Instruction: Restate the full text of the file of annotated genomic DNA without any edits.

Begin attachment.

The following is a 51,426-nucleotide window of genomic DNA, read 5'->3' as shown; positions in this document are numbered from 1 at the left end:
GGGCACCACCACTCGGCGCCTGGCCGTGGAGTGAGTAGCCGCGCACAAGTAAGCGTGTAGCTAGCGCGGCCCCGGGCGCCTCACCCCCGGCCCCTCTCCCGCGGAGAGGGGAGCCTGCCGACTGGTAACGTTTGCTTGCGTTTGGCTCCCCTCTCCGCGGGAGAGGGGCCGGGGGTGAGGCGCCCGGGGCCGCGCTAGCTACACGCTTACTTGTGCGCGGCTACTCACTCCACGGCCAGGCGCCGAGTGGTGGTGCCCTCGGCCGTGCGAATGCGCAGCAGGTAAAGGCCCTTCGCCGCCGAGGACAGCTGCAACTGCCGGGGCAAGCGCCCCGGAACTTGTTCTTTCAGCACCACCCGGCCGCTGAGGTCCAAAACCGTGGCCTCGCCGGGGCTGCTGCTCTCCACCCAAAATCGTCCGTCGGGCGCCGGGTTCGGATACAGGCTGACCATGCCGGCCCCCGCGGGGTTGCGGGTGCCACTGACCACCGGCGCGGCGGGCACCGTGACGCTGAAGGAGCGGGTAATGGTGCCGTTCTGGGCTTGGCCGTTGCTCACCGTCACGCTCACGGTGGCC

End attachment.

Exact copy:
The following is a 51,426-nucleotide window of genomic DNA, read 5'->3' as shown; positions in this document are numbered from 1 at the left end:
GGGCACCACCACTCGGCGCCTGGCCGTGGAGTGAGTAGCCGCGCACAAGTAAGCGTGTAGCTAGCGCGGCCCCGGGCGCCTCACCCCCGGCCCCTCTCCCGCGGAGAGGGGAGCCTGCCGACTGGTAACGTTTGCTTGCGTTTGGCTCCCCTCTCCGCGGGAGAGGGGCCGGGGGTGAGGCGCCCGGGGCCGCGCTAGCTACACGCTTACTTGTGCGCGGCTACTCACTCCACGGCCAGGCGCCGAGTGGTGGTGCCCTCGGCCGTGCGAATGCGCAGCAGGTAAAGGCCCTTCGCCGCCGAGGACAGCTGCAACTGCCGGGGCAAGCGCCCCGGAACTTGTTCTTTCAGCACCACCCGGCCGCTGAGGTCCAAAACCGTGGCCTCGCCGGGGCTGCTGCTCTCCACCCAAAATCGTCCGTCGGGCGCCGGGTTCGGATACAGGCTGACCATGCCGGCCCCCGCGGGGTTGCGGGTGCCACTGACCACCGGCGCGGCGGGCACCGTGACGCTGAAGGAGCGGGTAATGGTGCCGTTCTGGGCTTGGCCGTTGCTCACCGTCACGCTCACGGTGGCC